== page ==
10 Years On – Thoughts a Decade after the Haiti Earthquake

Deye mon, gen mon – Beyond mountains, there are mountains.

Haitian Proverb

It was a Tuesday afternoon, just before 5 p.m. on January 12, 2010. Haiti was struck by a 7.0 magnitude earthquake. The earth shook violently for 30 seconds, after which an estimated 300,000 Haitians lost their lives. The epicenter was in Leogane, a sprawling metro area just 15 miles west of the capital, Port-au-Prince. Port-au-Prince were basically destroyed, with most of its buildings, including the national palace and central business district, left in rubble. Worse yet, many thousands of ordinary Haitians were left homeless as their concrete dwellings in the hilly city basically crumbled in dust.

The horror of those moments left an indelible scar in the minds of Haitians forever. Most were well-acquainted with complete poverty caused by, among other tragedies, a series of weather disasters, the aftermath of colonialism, and government corruption. But, most ordinary Haitians had absolutely no idea about the enormous fault lines that lay dormant underneath this Caribbean island for decades prior to 2010. A friend described the surreal shaking in the streets in Port-au-Prince as if there were water waves rolling thru the pavement.

So, here we are – 10 years later. What has changed?

The international community rushed in to rebuild Haiti after the Earthquake. Almost 10 billion dollars of aid was pledged. It took months, but most of the rubble was indeed cleared, the dead were buried, and the epidemics of disease were (mostly) resolved. But, Haiti remains the poorest country in the Western Hemisphere, infant mortality remains rampant, illiteracy and unemployment remain a scourge. The economy is once again in shambles, the streets are rocked by almost-daily protests, and the promise of successive presidencies has dissolved into widespread discontent over official corruption.

Perhaps the best symbol of the failed rebuilding efforts is the (ironically named) city of Canaan. Built literally atop the mass grave of tens of thousands of unidentified bodies, this sprawling city of tents and tin shacks is just a few miles north of the capital. Once the promise of a modern town with jobs and infrastructure, there is no power, uncaptured sewage, and virtually no jobs or even reliable transportation for over 100,000 people relocated from one tent city to another. It is a truly awful place, and a shameful example of lack of official progress.

People often ask why we continue to work in a place that is so seemingly hopeless. The answers are simple. While country-side progress remains frustratingly elusive, we do see the tangible impact of our work in the communities we serve.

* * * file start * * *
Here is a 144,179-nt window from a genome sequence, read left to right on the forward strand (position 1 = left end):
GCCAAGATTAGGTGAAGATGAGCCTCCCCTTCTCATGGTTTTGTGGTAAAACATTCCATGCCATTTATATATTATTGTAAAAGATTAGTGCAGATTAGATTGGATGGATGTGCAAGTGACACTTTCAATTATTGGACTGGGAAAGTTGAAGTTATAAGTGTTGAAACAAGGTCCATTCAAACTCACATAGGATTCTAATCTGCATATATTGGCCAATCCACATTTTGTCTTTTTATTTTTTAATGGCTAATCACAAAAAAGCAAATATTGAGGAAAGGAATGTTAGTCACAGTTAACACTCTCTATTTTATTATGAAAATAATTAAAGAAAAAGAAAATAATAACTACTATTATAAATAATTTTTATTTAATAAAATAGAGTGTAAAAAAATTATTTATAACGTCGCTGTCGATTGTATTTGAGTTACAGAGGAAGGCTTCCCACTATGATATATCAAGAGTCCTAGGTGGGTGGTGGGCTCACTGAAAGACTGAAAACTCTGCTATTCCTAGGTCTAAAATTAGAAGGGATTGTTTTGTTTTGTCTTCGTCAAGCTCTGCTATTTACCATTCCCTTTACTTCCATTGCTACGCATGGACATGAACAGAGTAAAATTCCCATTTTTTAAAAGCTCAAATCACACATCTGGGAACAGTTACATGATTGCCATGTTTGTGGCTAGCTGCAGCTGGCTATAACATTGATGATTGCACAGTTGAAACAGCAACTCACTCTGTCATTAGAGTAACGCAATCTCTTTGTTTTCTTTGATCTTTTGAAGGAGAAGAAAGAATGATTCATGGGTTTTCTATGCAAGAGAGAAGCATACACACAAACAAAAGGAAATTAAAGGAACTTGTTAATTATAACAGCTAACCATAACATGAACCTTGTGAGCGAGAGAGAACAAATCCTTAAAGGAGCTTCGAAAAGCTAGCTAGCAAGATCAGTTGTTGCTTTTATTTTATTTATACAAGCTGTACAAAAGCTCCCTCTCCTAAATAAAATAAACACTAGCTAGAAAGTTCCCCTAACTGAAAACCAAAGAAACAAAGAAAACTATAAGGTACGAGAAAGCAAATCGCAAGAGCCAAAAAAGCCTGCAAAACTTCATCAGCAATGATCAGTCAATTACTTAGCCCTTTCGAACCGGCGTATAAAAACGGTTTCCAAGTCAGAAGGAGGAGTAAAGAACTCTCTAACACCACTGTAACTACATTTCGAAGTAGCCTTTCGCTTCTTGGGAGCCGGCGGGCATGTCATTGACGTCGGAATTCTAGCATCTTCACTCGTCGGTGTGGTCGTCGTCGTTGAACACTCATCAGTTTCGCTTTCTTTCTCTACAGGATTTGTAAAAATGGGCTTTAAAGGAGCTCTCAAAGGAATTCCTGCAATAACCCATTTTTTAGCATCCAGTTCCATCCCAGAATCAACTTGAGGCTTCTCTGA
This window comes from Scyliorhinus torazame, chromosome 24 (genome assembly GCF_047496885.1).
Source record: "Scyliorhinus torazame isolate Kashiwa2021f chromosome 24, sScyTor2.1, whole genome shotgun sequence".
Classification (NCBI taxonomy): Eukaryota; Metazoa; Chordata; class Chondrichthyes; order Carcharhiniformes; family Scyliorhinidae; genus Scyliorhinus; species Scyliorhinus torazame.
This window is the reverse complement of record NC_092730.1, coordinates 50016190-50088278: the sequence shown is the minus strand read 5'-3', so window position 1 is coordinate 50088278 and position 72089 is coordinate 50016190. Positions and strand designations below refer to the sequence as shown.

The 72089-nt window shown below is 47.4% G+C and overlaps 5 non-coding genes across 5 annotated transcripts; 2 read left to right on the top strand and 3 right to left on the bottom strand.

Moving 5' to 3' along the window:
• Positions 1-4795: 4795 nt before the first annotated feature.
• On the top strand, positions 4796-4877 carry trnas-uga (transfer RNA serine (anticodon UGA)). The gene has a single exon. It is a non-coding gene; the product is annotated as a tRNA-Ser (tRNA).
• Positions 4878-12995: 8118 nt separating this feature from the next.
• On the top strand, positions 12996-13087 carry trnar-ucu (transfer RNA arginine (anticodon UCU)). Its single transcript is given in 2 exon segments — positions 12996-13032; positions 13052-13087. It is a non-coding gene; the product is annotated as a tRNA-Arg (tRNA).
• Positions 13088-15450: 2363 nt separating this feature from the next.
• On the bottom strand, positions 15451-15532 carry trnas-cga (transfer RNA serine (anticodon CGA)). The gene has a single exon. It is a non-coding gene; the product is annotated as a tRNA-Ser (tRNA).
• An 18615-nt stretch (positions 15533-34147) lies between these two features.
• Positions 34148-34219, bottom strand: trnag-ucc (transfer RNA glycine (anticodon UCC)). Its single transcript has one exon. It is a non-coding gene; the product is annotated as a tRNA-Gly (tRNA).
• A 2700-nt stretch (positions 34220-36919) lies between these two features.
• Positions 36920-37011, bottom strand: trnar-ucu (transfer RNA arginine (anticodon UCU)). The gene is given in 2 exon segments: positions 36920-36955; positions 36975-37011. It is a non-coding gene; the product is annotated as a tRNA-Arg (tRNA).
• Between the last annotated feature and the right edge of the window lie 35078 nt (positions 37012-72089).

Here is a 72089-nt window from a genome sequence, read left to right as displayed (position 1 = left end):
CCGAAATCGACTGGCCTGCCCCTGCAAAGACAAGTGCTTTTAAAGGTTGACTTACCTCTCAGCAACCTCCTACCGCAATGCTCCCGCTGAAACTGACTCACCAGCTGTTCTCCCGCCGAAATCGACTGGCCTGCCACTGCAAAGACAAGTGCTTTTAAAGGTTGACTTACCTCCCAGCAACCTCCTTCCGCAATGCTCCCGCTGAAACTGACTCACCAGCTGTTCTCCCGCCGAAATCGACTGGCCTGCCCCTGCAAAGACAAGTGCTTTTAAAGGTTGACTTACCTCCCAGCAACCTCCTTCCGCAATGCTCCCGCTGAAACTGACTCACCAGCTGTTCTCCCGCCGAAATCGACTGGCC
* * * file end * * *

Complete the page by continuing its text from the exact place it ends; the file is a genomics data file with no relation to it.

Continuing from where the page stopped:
We see it in the schools we partner with, where more than 100 kids at Nordette and Mathone have the promise of an education, a daily hot meal, and clean water. For the first time, our K-6th grade school has kids in a 7th grade year. At Mathone, we have graduates of our program going on to secondary education in Cap Haitien.

The Haiti Youth Orchestra has fostered a genuine love of, and pride in, the accomplishment of practicing instruments on a daily basis. Several of these amazing musicians are continuing to perform at the college level, and we hope to soon support their dream of being professional musicians and teachers. There is a second orchestra at a partner school in Delmas. Last July, the HYO celebrated its 4th annual summer music camp, where more than 100 young musicians practiced with professional teachers over a week-long intensive, culminated by a community-wide concert, a ticketed event attended by hundreds in Mirebalais continued thereafter by dancing, celebrations, and food into the night reminiscent of the best traditions of Haitian Carnival (“kanaval”).

What has not changed since our work began in Haiti more than 10 years ago is the indomitable spirit and warmth of our dear friends in Haiti. These are people who yearn for economic independence and dignity, who constantly strive to better their families and their communities, and who have so much to share with the world of their rich history of the arts, cuisine, and literature. On this momentous occasion of the 10th Anniversary of the Quake, let us remember the lives lost and the suffering that continues, but let us also celebrate the best of the human spirit which continues to persevere and thrive amidst the setbacks.